U.S. Department of 'Education photo

I was born and raised in Connecticut by my mother, a woman who was a strong advocate for my education. Looking back, I have no idea how she was able to be such a fierce and tireless champion of my education, while working incredibly hard as a single parent to provide for her only child. Meeting with my teachers on a daily basis and demanding more rigorous coursework to ensure I was prepared for college. Forcing school administrators to see past their own lowered expectations because of my race. Molding me into an avid (now, lifelong) reader. As a kid, my mother’s advocacy was something I took for granted until many years later in my academic and professional career.

I grew up attending a parochial school before transitioning to a public high school in my freshman year. In the entirety of my primary education, I was never taught by a person of color. My stark reality was being one of a mere handful of minorities in each of my schools. I grew up acutely aware of this racial disparity, and the resulting implicit biases I faced because of the color of my skin.

This experience is the foundation of my career in education. I didn’t want a kid like me – especially one without his or her own advocate – to be treated with the same low expectations. To look to teachers as role models, but never see anyone who looked like them in positions of influence to emulate. Driven by a desire to ensure that all children have access to a high-quality, equitable education, I persevered to work within a system I wanted to fundamentally change. First, as a fourth-grade teacher and today, as the superintendent of Middletown Public Schools.

To seek positive change for students, I constantly seek solutions for fundamental change. What is one approach to rectify this quandary from my personal educational experience? Increasing a diverse teacher and leader pipeline in our schools. A Brookings report points to the impact just one teacher of color can have on minority student performance, attendance and even discipline. This focus matters. I’ve seen this narrative throughout my career – including in Middletown. The demographic opportunity gap within school districts often exceeds the poverty opportunity gap. Our students – all students – need to see themselves reflected back in teachers, counselors, mentors, and leaders.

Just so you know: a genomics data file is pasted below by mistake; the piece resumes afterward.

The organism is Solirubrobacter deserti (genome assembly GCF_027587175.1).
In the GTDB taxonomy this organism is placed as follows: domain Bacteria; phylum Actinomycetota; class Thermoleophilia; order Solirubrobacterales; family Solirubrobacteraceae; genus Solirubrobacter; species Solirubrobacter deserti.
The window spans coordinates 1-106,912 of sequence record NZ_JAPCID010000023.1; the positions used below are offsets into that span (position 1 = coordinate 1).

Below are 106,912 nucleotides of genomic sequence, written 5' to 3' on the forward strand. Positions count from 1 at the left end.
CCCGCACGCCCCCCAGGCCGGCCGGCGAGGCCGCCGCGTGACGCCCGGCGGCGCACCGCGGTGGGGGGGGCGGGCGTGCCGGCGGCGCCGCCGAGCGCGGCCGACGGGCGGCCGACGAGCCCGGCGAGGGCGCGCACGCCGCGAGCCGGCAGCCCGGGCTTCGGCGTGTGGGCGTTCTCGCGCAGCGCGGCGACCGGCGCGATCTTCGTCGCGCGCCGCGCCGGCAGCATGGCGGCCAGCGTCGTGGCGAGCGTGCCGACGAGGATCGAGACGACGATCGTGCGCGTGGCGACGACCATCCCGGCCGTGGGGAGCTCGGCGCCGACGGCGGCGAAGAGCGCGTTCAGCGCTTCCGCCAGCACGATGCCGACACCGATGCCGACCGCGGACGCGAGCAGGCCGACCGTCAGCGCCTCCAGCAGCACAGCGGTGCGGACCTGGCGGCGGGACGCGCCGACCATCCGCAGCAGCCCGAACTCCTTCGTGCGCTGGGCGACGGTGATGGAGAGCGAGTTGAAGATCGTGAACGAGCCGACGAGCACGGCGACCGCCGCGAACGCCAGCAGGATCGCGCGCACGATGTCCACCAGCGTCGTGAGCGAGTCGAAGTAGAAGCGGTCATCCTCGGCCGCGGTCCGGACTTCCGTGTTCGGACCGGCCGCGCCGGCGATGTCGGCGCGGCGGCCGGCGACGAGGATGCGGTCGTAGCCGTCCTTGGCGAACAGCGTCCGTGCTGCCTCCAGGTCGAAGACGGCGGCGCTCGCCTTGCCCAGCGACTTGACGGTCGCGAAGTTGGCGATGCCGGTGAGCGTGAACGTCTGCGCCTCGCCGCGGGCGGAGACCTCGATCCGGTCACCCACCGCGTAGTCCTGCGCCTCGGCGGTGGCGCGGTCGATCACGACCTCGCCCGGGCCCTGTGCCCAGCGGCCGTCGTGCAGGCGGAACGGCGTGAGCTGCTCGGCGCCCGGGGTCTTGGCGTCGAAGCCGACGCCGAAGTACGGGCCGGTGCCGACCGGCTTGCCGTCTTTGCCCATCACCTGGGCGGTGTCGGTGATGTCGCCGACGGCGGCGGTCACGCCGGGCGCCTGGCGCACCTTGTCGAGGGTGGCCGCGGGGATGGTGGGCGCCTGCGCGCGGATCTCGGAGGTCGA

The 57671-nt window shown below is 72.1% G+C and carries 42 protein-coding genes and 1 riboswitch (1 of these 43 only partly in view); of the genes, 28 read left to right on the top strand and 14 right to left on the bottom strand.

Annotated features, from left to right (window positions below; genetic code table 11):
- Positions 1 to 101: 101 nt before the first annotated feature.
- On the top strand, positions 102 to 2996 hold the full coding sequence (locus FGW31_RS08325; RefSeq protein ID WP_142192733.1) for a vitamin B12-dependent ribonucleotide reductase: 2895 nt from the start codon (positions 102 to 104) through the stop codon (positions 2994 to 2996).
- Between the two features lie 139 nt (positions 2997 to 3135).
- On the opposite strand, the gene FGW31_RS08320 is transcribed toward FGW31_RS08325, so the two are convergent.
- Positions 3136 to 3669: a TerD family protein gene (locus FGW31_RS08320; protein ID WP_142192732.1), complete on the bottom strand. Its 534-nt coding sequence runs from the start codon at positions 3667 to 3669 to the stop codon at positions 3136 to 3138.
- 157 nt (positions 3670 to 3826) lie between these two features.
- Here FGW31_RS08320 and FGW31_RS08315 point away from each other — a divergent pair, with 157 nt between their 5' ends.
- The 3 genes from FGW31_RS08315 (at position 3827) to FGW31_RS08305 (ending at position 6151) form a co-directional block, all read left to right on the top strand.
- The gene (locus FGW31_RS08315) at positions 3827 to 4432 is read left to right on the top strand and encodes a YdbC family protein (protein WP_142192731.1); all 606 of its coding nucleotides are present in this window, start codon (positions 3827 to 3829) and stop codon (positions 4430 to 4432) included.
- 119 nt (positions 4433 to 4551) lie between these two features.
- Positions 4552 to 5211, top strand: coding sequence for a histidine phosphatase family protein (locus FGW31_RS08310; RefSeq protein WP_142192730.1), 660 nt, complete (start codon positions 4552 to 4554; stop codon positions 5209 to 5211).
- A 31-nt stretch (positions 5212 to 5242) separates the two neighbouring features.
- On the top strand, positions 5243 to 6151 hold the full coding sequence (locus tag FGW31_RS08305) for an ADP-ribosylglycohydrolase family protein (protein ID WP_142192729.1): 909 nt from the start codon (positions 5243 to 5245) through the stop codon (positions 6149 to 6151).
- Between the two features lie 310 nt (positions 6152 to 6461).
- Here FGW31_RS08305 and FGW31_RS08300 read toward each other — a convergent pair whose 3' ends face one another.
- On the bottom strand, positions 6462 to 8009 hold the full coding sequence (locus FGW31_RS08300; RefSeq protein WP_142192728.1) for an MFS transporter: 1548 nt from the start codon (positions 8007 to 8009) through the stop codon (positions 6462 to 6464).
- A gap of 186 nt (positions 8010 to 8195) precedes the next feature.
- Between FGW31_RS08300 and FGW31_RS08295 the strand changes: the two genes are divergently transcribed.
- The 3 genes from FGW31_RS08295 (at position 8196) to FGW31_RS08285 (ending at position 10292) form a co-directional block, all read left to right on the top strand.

We can’t do it alone. Partnerships are critical to ensure that a pipeline of diverse teachers are tackling this gap, head-on. Teachers matter in a child’s achievement, and my own experience shows that diverse teachers really matter. That’s why I’m proud to deepen district collaborations with national, innovative teacher preparation organizations like the Relay Graduate School of Education, which enables Middletown to tap into its rigorously trained diverse pool of teachers-in-residence. In last year’s Connecticut cohort, more than 60 percent of Relay students self-identified as people of color.

When Relay teachers enter classrooms, kids who look like me across Middletown will benefit from an experience I never had. That diversity is our greatest weapon and the greatest gift I can think of giving my students.

Michael T. Conner, Ed.D., is Superintendent of Middletown Public Schools in Connecticut. He is a former administrator in New Haven, Hartford, Windham and Norwalk and began his career as an elementary school teacher. He lives in Middletown with his wife and 3-year-old son.

Leave a comment